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Letters
February 27, 2002

Evaluation of Inhalational Anthrax

Author Affiliations
 

Stephen J.LurieMD, PhD, Senior EditorIndividualAuthor

JAMA. 2002;287(8):984-985. doi:10.1001/jama.287.8.983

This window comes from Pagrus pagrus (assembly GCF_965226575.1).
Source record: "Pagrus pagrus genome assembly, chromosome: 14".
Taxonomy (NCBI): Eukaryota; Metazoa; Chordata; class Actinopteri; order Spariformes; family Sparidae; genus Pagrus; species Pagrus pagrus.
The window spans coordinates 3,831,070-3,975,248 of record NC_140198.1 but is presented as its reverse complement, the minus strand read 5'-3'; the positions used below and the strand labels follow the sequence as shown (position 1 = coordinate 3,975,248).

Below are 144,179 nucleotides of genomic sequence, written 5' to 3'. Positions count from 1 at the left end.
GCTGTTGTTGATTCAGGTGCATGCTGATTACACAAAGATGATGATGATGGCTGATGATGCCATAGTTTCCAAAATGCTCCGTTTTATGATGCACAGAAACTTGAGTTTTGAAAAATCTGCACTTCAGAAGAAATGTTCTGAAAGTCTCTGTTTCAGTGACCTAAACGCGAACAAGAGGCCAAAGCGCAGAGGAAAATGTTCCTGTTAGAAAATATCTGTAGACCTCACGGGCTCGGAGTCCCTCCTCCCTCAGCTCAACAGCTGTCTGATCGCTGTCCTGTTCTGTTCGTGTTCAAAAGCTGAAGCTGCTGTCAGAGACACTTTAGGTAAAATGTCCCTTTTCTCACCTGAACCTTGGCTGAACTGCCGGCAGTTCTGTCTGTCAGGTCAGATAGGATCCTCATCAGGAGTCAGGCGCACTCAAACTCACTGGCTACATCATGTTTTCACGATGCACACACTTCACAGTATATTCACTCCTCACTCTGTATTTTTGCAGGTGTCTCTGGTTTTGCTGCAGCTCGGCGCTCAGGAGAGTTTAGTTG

To the Editor: Dr Borio and colleagues1 described 2 patients who died of inhalation anthrax. Some factors in the first patient's case, however, raise concern that there was an initial gastrointestinal anthrax infection in addition to the inhalational illness, which became apparent later. The patient's prodrome consisted of nausea, vomiting, and abdominal pain, diagnosed by the patient himself as food poisoning. He did not complain of chest or respiratory symptoms on his first visit, and the symptom constellation prompted the initial treating physician to diagnose gastroenteritis. The postmortem examination confirmed a focal infection of the ileum, although mesenteric nodes were apparently unaffected.

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